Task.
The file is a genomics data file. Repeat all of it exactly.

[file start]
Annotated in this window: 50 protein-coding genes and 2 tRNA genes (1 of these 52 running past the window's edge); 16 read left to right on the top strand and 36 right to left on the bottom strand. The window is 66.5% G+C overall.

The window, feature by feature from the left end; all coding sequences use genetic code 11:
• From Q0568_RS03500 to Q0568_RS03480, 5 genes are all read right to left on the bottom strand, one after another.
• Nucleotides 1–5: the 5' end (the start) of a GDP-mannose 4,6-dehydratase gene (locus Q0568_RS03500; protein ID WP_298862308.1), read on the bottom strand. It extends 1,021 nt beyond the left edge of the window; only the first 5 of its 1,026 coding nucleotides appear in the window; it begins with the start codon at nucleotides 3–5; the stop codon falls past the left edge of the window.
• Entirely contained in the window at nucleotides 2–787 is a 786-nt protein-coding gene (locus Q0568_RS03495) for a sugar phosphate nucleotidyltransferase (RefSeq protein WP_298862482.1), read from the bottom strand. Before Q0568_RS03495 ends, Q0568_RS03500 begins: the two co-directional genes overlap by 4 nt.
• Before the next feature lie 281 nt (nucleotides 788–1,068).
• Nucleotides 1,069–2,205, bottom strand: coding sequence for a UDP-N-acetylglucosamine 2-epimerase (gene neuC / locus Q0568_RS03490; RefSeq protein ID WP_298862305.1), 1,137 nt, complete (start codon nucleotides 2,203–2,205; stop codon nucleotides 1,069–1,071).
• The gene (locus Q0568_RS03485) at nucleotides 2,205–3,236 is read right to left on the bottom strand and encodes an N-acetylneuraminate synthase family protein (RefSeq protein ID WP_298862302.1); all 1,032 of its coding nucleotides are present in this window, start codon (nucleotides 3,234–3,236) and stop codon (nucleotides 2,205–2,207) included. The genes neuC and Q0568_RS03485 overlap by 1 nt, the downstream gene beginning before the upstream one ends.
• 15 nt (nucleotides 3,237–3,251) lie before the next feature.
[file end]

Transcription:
Annotated in this window: 50 protein-coding genes and 2 tRNA genes (1 of these 52 running past the window's edge); 16 read left to right on the top strand and 36 right to left on the bottom strand. The window is 66.5% G+C overall.

The window, feature by feature from the left end; all coding sequences use genetic code 11:
• From Q0568_RS03500 to Q0568_RS03480, 5 genes are all read right to left on the bottom strand, one after another.
• Nucleotides 1–5: the 5' end (the start) of a GDP-mannose 4,6-dehydratase gene (locus Q0568_RS03500; protein ID WP_298862308.1), read on the bottom strand. It extends 1,021 nt beyond the left edge of the window; only the first 5 of its 1,026 coding nucleotides appear in the window; it begins with the start codon at nucleotides 3–5; the stop codon falls past the left edge of the window.
• Entirely contained in the window at nucleotides 2–787 is a 786-nt protein-coding gene (locus Q0568_RS03495) for a sugar phosphate nucleotidyltransferase (RefSeq protein WP_298862482.1), read from the bottom strand. Before Q0568_RS03495 ends, Q0568_RS03500 begins: the two co-directional genes overlap by 4 nt.
• Before the next feature lie 281 nt (nucleotides 788–1,068).
• Nucleotides 1,069–2,205, bottom strand: coding sequence for a UDP-N-acetylglucosamine 2-epimerase (gene neuC / locus Q0568_RS03490; RefSeq protein ID WP_298862305.1), 1,137 nt, complete (start codon nucleotides 2,203–2,205; stop codon nucleotides 1,069–1,071).
• The gene (locus Q0568_RS03485) at nucleotides 2,205–3,236 is read right to left on the bottom strand and encodes an N-acetylneuraminate synthase family protein (RefSeq protein ID WP_298862302.1); all 1,032 of its coding nucleotides are present in this window, start codon (nucleotides 3,234–3,236) and stop codon (nucleotides 2,205–2,207) included. The genes neuC and Q0568_RS03485 overlap by 1 nt, the downstream gene beginning before the upstream one ends.
• 15 nt (nucleotides 3,237–3,251) lie before the next feature.